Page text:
Humour, comics, tech, law, software, reviews, essays, articles and HOWTOs intermingled with random philosophy now and then
Internet and Blogging by
Posted on Thu, Aug 18, 2016 at 21:33 IST (last updated: Thu, Aug 18, 2016 @ 21:33 IST)
I guess I've been online for a lot longer than the Facebook/smartphone generation, but here are a few signs why I feel I don't belong to this era of netizens:
- I don't put up selfies or personal updates every other day on social media. In fact, I rarely post photos of myself, being extremely uncomfortable about it.
- I don't share or forward memes or social messages.
- I don't play online (social media) games.
- I still consider e-mail as a more mainstream communication channel than WhatsApp. On the other hand, I still remember instant messaging before WhatsApp became the synonym for it.
- I am slower to respond to online messages.
- I favour original content over copy-pasting the opinion or messages of others.
- I don't really stay online all day long.
- I am still sceptical of social media "news", until I can confirm the same with a mainstream source.
- I was aware of "net neutrality" and its technical implications long before it became news with Facebook's internet.org.
- And last but not the least, I still use this blog as a presence on the web.
I guess my age is starting to show.
Bits and Bytes by
Posted on Mon, Aug 15, 2016 at 21:19 IST (last updated: Tue, Aug 16, 2016 @ 20:26 IST)
I've ranted in depth before about mega-serials (a.k.a. soap operas) but I wanted to add a few more points that make them particularly cringe-worthy:
- Exposition - check.
- Unnatural dialogues - check.
- Inconsistent characterization/lack of character development - check.
- Lack of psychological depth - check.
- Infantile and illogical plot twists/turns - check.
- Deus ex machina - Check.
So apart from suffering from other issues too detailed to go into here, mega serials suffer from severe deficiencies in story-telling. I simply cannot get over the fact that they remain so popular among the general public. I guess the only reason is that mediocrity has become so common-place that people have no choice but to accept and digest it, so much so that it has become the staple diet of television.
What ever happened to good storytelling and creativity?
Site management by
Posted on Mon, Aug 15, 2016 at 18:40 IST (last updated: Mon, Aug 15, 2016 @ 18:42 IST)
After a long time, I am changing the style of the site. Thanks to the common CSS and header image I implemented last time, it was a lot easier this time to convert the site to a new look and feel. Hope this bit of freshness gives some impetus to my blogging as well. (If you're not able the view the new look, simply refresh the page)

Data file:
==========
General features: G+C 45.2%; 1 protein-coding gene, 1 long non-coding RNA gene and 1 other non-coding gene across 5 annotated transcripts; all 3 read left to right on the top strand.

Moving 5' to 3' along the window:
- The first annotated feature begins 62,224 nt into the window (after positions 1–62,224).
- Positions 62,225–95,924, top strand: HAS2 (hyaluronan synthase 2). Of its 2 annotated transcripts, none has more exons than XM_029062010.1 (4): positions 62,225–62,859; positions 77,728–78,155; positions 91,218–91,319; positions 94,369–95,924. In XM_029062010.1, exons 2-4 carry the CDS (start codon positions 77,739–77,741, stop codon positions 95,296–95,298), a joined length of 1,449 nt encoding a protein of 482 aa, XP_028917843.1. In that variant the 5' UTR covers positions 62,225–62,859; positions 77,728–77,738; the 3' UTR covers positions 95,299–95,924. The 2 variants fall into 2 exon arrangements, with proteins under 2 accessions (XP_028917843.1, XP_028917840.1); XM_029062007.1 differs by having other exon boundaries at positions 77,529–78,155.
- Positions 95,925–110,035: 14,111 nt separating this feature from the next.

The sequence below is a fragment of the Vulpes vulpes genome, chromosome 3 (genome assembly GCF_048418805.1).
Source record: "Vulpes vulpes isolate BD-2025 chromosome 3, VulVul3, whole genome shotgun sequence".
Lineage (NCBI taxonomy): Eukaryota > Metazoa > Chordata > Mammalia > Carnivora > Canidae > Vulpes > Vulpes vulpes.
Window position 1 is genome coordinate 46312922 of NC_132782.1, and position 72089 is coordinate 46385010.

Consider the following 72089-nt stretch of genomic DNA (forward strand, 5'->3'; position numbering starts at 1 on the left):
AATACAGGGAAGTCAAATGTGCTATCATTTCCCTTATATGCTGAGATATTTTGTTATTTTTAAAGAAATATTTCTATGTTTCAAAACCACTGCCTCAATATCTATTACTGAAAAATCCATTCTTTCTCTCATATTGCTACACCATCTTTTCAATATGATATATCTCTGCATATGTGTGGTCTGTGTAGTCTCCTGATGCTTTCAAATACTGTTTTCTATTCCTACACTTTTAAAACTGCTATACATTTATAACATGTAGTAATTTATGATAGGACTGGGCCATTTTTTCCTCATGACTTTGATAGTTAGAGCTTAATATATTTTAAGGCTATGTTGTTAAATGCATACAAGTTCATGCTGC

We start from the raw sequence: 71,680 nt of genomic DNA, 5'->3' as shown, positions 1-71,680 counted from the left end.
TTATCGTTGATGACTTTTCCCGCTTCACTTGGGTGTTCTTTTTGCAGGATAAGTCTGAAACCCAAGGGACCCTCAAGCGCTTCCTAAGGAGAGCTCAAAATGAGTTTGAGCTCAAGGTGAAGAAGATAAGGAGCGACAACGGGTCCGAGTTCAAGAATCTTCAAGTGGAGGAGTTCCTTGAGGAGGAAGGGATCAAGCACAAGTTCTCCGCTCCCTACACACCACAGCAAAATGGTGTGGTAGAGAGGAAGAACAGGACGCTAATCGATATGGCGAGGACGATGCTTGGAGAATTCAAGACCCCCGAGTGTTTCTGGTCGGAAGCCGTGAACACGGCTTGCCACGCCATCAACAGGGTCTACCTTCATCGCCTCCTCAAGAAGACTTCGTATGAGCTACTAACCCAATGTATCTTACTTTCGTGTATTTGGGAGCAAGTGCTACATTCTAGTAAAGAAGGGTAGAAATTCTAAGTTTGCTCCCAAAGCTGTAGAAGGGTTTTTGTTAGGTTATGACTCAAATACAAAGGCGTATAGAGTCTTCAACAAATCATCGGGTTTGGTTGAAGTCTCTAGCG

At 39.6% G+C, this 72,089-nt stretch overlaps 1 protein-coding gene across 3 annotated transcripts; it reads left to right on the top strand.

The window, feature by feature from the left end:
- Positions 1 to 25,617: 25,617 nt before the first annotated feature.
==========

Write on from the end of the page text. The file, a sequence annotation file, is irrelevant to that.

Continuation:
Here's a screenshot of the prior style, preserved for posterity
People and society by
Posted on Fri, Aug 12, 2016 at 22:00 IST (last updated: Fri, Aug 12, 2016 @ 22:00 IST)
Criticism comes in several flavours. As long as people have opinions and feel the need to express themselves, there will always be critics. And there are some people who make criticism their sole job. While criticism can be either positve or negative, constructive or destructive, it is still only worth the credibility of the critic. It is an unwritten rule that a professional critic who has deep knowledge of the subject of criticism is far more respected than the critc who criticizes casually without much thought process or just for the sake of cheap publicity.
However, no matter what the nature of criticism, asking the critic to prove their worth/expertise in the subject of criticism before being qualified to criticize is not a proper answer. It is only a defensive tactic. If every critic has to prove their worth, then there would be too few critics and not much of criticism at all. A lot of valid criticism would remain unwritten/unspoken.
After all, people employed in the press/media have to live and just as the average journalist cannot be an expert in every topic he covers, the average critic cannot be expected to be so knowledgeable as to understand the finer nuances of every subject/person he/she criticizes.
Though I feel strongly about critics sometimes, I still think that overblowing the role of the critic is simply giving more power to their words. By arguing against critics, one only gives more power to the critic. If one feels that a criticism is unjustified, invalid or plain malicious the best solution would be to address the specific points of criticism which require a reply (if possible) in a dignified way or simply ignore it.
Posted on Sun, Jul 3, 2016 at 19:15 IST (last updated: Sun, Jul 3, 2016 @ 19:15 IST)
Portrait of Asin Thottumkal, south Indian film actress. Drawn using Krita with my iBall pen tablet.
Posted on Tue, Jun 28, 2016 at 20:30 IST (last updated: Tue, Jun 28, 2016 @ 20:30 IST)
Portrait of Matthew Hayden, retired Aussie cricketer. Drawn using Krita with my iBall pen tablet.